If you haven't read Choices, it's a magazine sized booklet that provides you with information on applying for JCPS schools and profiles of those same schools. I recently provided the booklet to a friend who was considering their school options now that they have a new child. Yesterday she indicated that even though she and her husband both have advanced degrees, trying to puzzle through the choices JCPS offers made them feel overwhelmed.
Magnet programs. Waldorf schools. Montessori schools. Traditional. Self-directed. Advance. Gifted and talented. Honors program.
How does a person with a young child look at these options and make a wise decision for the next six years of elementary school, or 13 years of grade school? Where does one go to decide the best path for their child when the child can barely read? Paraphrasing my friend, "most college students aren't sure what they want to be when they grow up, how do you decide which career path to choose for your child in kindergarten?"
More importantly for most JCPS parents, how do you choose correctly to ensure that your child's path leads you to the best middle and high schools?
How can we tell if all of these choices are really serving parents and students? Are these separate programs really helping different types of students learn more effectively? Are they providing valuable enrichment for our children? Are they all simply ways in which JCPS can try to fill lower achieving schools with students who might not normally choose them? Or, are they simply, as my friend put it, an "experiment"?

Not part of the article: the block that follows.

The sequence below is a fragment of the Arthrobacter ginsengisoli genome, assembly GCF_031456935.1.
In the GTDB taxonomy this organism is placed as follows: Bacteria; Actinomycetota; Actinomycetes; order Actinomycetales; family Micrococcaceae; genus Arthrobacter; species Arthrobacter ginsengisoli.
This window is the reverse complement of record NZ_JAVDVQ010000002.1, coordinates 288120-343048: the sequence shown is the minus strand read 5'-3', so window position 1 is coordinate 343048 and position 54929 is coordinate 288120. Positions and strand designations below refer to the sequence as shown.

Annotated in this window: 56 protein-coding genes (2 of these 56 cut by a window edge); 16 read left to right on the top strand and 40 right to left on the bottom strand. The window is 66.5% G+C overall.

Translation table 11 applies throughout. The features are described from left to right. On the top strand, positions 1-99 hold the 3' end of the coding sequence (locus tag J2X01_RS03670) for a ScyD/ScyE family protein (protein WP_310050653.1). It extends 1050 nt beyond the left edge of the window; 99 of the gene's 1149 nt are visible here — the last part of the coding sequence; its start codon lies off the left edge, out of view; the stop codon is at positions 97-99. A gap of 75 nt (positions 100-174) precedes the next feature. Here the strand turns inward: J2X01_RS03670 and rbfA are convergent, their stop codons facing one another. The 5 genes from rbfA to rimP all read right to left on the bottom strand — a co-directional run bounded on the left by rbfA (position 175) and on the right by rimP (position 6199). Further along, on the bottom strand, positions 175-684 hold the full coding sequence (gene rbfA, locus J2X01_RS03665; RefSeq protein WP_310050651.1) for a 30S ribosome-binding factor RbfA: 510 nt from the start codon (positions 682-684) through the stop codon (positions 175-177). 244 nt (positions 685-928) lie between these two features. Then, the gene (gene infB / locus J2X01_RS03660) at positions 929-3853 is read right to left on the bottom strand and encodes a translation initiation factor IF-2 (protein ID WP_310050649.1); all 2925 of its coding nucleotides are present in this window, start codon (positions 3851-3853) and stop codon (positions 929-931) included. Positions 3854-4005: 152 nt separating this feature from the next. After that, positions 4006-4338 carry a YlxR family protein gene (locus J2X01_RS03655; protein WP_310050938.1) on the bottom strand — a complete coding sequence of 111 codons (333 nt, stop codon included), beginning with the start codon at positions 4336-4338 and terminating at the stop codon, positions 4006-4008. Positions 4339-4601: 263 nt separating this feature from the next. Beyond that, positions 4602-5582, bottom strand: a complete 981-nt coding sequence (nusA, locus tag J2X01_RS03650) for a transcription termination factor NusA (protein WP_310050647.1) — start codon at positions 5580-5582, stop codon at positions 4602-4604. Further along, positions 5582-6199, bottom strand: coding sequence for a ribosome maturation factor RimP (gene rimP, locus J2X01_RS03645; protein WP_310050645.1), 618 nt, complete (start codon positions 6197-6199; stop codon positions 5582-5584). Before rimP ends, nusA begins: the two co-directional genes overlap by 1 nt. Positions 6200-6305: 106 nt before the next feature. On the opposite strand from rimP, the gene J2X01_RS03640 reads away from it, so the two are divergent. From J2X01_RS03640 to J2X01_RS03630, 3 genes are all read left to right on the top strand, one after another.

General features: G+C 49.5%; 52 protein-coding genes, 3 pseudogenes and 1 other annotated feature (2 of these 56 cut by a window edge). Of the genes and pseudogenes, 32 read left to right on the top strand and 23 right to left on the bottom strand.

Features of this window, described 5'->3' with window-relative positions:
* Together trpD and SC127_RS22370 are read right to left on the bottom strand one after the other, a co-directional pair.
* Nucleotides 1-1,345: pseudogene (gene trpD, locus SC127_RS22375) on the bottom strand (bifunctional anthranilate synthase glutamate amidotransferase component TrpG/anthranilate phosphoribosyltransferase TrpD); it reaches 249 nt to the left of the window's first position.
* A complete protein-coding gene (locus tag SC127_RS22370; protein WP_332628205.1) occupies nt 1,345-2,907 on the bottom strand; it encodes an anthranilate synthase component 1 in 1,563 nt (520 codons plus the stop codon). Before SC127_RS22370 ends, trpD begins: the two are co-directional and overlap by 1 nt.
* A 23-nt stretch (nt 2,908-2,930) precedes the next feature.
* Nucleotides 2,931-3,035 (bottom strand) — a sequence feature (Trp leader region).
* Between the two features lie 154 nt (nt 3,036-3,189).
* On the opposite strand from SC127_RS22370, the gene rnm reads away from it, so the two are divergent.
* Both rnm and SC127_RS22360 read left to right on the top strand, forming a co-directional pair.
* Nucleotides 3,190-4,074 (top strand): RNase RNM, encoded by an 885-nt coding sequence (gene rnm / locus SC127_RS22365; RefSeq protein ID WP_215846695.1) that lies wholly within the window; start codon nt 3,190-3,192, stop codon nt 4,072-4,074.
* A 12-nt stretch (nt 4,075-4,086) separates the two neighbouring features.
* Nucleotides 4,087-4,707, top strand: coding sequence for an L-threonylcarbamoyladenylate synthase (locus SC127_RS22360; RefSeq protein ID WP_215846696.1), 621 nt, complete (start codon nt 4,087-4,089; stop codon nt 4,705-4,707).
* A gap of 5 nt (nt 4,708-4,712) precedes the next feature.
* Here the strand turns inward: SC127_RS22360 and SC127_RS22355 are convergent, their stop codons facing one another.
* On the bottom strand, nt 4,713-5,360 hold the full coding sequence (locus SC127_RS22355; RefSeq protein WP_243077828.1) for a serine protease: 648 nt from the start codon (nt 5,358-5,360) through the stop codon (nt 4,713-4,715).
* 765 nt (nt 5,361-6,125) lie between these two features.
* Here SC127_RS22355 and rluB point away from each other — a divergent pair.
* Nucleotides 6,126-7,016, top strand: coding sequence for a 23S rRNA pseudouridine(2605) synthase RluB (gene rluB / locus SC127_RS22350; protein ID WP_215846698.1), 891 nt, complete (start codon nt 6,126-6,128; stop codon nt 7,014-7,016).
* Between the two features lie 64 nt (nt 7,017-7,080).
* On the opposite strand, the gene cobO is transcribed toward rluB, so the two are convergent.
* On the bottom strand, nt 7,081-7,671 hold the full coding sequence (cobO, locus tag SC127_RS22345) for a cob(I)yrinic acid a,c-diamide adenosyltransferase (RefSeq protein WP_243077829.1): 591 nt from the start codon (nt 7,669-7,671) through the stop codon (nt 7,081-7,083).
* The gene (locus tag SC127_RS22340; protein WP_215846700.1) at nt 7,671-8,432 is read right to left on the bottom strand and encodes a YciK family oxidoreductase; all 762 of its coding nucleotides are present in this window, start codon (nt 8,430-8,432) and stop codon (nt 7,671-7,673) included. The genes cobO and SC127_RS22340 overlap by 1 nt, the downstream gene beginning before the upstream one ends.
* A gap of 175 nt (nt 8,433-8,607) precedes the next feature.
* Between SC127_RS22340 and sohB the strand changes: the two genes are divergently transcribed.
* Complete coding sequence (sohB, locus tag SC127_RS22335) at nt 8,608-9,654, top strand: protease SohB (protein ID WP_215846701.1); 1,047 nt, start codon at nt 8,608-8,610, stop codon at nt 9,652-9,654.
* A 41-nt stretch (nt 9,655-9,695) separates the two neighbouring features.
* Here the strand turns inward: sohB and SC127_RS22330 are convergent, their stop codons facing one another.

As someone who grew up in Oldham County's excellent schools, where the only choice you had was the outfit you wore each morning, I'm hard pressed to say that all of this choice necessarily offers a better education. Certainly at the high school level it may help parents and students make decisions for college and future careers. But at an elementary level is it possible that all of this choice is simply a wasted effort that might be better focused on a rigorous program of reading, writing, and arithmetic, with a generous helping of social studies, science, arts, music, PE, and other classes tossed in?
JCPS might do better to create an atmosphere within the system in which each individual school is not trying to position itself against another, but where the schools are sharing expertise, resources, and each learning together from their successes and failures. They certainly could do a much better job of explaining the differences to each parent in their communications and in person to help them make more educated choices.
So what do YOU think? Are these choices important? Are they confusing? Did you make the right choice? Would you rather have all schools offering the same core set of programs and teaching methods, or would you rather see the variety of options you have now?